The Institute of Medicine was established in 1970 by the National Academy of Sciences to secure the services of eminent members of appropriate professions in the examination of policy matters pertaining to the health of the public. The Institute acts under the responsibility given to the National Academy of Sciences by its congressional charter to be an adviser to the federal government and, upon its own initiative, to identify issues of medical care, research, and education. Dr. Harvey V. Fineberg is president of the Institute of Medicine.

The National Research Council was organized by the National Academy of Sciences in 1916 to associate the broad community of science and technology with the Academy’s purposes of furthering knowledge and advising the federal government. Functioning in accordance with general policies determined by the Academy, the Council has become the principal operating agency of both the National Academy of Sciences and the National Academy of Engineering in providing services to the government, the public, and the scientific and engineering communities. The Council is administered jointly by both Academies and the Institute of Medicine. Dr. Bruce M. Alberts and Dr. Wm. A. Wulf are chair and vice chair, respectively, of the National Research Council.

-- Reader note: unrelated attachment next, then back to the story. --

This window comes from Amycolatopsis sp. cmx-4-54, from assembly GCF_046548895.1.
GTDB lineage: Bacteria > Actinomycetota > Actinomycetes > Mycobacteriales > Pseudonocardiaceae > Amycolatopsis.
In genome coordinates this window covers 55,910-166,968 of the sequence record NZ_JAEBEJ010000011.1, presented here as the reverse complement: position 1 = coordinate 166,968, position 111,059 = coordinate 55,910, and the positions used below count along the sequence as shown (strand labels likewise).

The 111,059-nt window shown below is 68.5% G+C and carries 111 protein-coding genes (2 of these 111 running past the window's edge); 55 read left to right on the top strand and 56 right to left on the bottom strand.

www.national-academies.org

Suggested Citation:"Front Matter." National Research Council. 2003. Estimating Climate Sensitivity: Report of a Workshop. Washington, DC: The National Academies Press. doi: 10.17226/10787.
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Suggested Citation:"Front Matter." National Research Council. 2003. Estimating Climate Sensitivity: Report of a Workshop. Washington, DC: The National Academies Press. doi: 10.17226/10787.
×

WORKSHOP STEERING COMMITTEE

ROSINA M. BIERBAUM,